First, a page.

questions in the survey
average time to fill out the survey
How long does it take to become a CTO?
For 78% of the respondents, becoming a CTO took 5 years or more; 42% didn’t become a CTO until over a decade into their career. Most of the respondents were Software Engineers and/or Tech Leads in the past; on average, they took on at least two different roles before transitioning to CTO. The median amount of companies respondents worked at before becoming CTO was three.
There’s a big difference between being a CTO founder of a startup and leading a global corporation as a CTO. Our data reflects this; respondents working at larger organizations typically reported that it took them longer to become CTO: from 5 up to 16+ years. Corporate CTOs were also noticeably older than other respondents—from 33 to 55 years old.
As for the actual steps taken to become CTO, over half of the respondents assumed the role when they joined an organization (both joining an established organization as well as founding a new one fall under this category). The second most common case was getting promoted —meaning there’s still hope for those with CTO ambitions who aren’t eager to jump ship.
How did you become a CTO?
|"One question during a recent series of interviews with global tech leaders asked, what are the key attributes of successful tech leaders?
Overwhelmingly the answers were about the soft skills, about authenticity, empathy, and emotional intelligence. Another key factor is communication and particularly, an ability to communicate with non-technologists in the language of business, not just tech."
What technologies are CTOs using to build their software?
Depending on the company size, there are noticeable differences in the programming languages chosen by CTOs’ teams.
Language popularity by company size:
Language popularity by company size:
Most popular web frameworks
Most popular data science frameworks
"The results of the srvey confirm that it's hard to imagine a data science project without NumPy and/or Pandas. Even if they are not used directly, their fundamental data structures, namely ndarrays and DataFrames, are often used to represent data when using other libraries from the Python scientific stack.It is also worth noting that the most popular deep learning framework, TensorFlow, is by far more popular than the most popular "old-school" machine learning framework, Scikit-Learn. This proves that the boom in productionizing machine learning solutions in recent years is mainly due to deep learning algorithms, which can provide results that were impossible to achieve ever before thanks to massive volumes of data."Jerzy Kowalski, Senior Full-stack Developer @ STX Next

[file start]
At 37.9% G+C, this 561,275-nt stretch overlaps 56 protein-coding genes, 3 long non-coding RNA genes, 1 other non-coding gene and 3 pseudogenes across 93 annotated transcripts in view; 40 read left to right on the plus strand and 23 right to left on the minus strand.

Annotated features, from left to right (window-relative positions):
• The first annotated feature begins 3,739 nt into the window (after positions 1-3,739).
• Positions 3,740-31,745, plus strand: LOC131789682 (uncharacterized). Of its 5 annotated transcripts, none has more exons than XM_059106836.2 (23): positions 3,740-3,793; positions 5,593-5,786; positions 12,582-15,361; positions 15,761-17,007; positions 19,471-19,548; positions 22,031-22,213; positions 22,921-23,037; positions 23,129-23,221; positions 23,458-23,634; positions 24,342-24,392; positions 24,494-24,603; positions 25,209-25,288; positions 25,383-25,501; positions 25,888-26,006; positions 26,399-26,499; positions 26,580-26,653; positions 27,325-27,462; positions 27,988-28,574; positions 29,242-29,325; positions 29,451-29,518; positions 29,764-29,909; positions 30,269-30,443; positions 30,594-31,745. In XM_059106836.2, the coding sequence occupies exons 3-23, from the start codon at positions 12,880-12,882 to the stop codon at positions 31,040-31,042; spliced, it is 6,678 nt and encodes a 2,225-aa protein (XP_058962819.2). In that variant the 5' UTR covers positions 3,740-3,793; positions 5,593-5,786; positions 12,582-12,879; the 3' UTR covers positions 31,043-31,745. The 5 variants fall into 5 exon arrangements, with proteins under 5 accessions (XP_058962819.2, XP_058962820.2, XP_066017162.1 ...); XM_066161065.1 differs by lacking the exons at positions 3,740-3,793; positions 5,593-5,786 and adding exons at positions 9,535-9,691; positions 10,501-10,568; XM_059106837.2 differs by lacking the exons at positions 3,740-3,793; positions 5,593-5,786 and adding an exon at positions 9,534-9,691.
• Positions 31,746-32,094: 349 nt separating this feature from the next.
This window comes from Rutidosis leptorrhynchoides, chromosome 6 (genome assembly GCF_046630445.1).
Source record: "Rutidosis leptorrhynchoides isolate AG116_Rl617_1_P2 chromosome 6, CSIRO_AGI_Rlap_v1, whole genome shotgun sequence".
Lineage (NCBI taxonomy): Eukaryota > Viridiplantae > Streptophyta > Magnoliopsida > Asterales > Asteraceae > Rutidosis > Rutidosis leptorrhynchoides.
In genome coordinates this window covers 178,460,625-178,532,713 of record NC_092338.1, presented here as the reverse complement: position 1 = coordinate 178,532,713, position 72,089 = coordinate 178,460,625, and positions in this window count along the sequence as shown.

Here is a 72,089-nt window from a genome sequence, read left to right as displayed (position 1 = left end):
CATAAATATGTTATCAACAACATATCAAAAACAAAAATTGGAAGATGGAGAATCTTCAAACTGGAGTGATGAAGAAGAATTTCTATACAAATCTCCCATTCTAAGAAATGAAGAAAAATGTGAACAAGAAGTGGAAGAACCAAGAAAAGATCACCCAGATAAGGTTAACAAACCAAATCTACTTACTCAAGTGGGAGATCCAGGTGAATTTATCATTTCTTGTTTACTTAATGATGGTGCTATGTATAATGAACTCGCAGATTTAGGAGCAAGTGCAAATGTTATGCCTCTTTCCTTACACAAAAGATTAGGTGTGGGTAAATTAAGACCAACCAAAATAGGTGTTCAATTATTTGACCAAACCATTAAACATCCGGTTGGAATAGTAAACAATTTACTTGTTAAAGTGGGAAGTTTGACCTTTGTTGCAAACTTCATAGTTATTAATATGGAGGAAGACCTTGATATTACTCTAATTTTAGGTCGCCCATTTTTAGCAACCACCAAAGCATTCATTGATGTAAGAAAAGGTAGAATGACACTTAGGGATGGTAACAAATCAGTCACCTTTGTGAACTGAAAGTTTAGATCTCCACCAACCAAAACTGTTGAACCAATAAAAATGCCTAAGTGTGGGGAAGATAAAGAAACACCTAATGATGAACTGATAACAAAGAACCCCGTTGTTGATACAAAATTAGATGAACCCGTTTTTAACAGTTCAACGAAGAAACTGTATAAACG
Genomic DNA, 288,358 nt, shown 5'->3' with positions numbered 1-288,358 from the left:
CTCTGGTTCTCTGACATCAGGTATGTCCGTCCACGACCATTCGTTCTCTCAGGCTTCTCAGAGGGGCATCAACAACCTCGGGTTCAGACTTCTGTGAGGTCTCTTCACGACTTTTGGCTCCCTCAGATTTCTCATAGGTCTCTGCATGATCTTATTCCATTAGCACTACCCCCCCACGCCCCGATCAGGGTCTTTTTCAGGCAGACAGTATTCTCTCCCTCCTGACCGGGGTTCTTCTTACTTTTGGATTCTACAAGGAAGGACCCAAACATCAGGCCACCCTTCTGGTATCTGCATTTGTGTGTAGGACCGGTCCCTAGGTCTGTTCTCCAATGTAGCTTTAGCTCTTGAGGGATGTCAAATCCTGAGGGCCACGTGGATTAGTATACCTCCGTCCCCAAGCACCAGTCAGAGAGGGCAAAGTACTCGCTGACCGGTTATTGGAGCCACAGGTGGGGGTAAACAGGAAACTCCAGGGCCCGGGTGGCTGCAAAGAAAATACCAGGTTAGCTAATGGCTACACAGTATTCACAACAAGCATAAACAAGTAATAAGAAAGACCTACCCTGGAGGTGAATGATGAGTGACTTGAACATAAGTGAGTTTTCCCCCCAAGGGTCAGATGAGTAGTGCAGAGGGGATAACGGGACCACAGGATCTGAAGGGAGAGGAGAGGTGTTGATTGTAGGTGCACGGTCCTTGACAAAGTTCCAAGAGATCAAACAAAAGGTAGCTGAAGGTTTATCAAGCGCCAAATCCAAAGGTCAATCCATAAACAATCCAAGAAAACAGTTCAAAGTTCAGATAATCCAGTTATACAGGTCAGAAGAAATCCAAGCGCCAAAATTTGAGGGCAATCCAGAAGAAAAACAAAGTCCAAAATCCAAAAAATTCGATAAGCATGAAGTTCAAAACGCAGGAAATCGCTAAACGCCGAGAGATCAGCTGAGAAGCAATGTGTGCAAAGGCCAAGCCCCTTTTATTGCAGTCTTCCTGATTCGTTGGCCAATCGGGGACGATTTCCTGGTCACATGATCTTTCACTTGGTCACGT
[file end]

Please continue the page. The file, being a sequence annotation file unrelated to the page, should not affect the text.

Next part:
The choice of language often influences the choice of database solutions
"One interesting finding from our data is that the teams’ choice of programming language often influences the choice of database solutions. The most popular database, PostgreSQL, is the primary choice for Python teams. However, there’s a clear synergy in the technologies supported by Microsoft: C# teams most often use Microsoft SQL Server. It’s also curious to note
that PHP developers most often use MySQL."
Łukasz Grzybowski, Head of Machine Learning and Data Engineering @ STX Next
Over 75% of CTOs are using Cloud, Agile, and Continuous Integration
We asked our respondents whether they have adopted some of the industry’s trending practices. The average CTO develops software in the cloud using Agile methodologies. Their teams also apply test automation to safeguard quality.
On the delivery front, more often that not CTOs are already using CI/CD and DevOps.
Microservices seem to be slowly transitioning to an industry standard; over half
of our respondents have implemented them. On the flipside, Platform as a Service, Infrastructure as a Service, and DevSecOps are among the least adopted practices.
Which of the following have you implemented?
"Cloud providers naturally fulfill the needs of flexibility introduced by Agile methodologies. Using the Cloud is a major benefit to speed up the time-to-market of the product. Companies realized that the typical work of DevOps with CI/CD and automated tests is much easier, cheaper and predictable with the Cloud. From a budget perspective, controlling infrastructure costs is crucial; Cloud solutions make that easy."
Szymon Piasecki, Head of DevOps @ STX Next
What containerization tools do your teams use?
It appears that a significant portion of our respondents haven't reached the point where they would consider monitoring the infrastructure on which their applications are deployed. This might be due to budget constraints, small scale or lack of maturity of their digital business, or other factors.